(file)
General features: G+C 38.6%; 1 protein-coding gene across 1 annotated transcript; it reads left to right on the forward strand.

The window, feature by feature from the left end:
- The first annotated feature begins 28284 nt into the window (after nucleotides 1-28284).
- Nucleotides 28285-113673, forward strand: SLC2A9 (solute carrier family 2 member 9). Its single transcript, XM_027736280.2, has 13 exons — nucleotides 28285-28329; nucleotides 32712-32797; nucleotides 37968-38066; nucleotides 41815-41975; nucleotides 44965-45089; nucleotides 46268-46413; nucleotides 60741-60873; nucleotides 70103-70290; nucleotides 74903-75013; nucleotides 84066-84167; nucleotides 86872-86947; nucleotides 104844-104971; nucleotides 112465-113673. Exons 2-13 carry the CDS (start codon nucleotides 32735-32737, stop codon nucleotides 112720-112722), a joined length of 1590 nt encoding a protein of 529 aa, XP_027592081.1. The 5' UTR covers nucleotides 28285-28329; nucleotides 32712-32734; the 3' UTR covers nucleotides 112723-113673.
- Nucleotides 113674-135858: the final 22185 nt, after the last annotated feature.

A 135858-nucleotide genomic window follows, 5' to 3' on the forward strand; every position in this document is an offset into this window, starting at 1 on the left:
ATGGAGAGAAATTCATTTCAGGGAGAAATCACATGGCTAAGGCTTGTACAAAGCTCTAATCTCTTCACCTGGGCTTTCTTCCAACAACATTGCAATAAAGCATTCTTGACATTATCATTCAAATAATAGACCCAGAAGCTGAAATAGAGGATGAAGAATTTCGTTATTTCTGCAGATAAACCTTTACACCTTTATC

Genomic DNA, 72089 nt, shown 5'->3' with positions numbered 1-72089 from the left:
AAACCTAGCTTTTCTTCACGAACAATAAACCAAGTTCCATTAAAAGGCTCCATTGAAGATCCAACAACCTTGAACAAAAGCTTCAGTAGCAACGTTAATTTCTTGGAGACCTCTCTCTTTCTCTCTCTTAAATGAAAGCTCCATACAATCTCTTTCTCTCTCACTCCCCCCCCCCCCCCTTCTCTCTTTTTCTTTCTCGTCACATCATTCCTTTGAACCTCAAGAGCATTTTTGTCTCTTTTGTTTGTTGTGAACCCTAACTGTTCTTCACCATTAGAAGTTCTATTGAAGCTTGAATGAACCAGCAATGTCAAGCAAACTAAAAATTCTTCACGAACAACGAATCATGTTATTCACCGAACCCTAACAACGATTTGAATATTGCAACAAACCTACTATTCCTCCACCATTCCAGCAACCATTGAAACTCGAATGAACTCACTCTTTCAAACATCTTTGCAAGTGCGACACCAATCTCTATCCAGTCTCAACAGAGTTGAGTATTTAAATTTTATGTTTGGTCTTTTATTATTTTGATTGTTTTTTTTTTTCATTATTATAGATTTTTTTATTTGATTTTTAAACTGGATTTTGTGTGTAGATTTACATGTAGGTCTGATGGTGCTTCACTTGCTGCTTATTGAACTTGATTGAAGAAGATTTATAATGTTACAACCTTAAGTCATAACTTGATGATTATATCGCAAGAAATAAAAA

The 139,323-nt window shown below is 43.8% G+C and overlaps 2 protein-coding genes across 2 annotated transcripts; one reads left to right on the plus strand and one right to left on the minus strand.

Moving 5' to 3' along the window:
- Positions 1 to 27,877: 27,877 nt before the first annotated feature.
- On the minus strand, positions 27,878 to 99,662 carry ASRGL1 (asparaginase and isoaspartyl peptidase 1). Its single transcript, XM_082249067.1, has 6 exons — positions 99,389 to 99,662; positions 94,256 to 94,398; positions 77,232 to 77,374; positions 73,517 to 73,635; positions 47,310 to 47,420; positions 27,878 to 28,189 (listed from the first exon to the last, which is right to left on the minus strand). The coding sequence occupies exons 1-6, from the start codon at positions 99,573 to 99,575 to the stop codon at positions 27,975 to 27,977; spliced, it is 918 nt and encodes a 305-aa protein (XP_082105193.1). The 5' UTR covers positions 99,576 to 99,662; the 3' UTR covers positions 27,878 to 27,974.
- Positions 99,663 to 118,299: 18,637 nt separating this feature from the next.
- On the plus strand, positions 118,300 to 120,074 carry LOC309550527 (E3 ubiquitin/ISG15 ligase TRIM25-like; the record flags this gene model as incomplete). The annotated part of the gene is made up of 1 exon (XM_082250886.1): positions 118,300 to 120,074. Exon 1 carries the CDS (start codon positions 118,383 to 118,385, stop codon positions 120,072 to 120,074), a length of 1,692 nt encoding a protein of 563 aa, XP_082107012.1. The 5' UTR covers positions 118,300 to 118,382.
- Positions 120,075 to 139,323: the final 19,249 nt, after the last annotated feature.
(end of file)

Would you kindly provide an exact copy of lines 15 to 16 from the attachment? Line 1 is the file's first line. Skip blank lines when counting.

- On the plus strand, positions 118,300 to 120,074 carry LOC309550527 (E3 ubiquitin/ISG15 ligase TRIM25-like; the record flags this gene model as incomplete). The annotated part of the gene is made up of 1 exon (XM_082250886.1): positions 118,300 to 120,074. Exon 1 carries the CDS (start codon positions 118,383 to 118,385, stop codon positions 120,072 to 120,074), a length of 1,692 nt encoding a protein of 563 aa, XP_082107012.1. The 5' UTR covers positions 118,300 to 118,382.
- Positions 120,075 to 139,323: the final 19,249 nt, after the last annotated feature.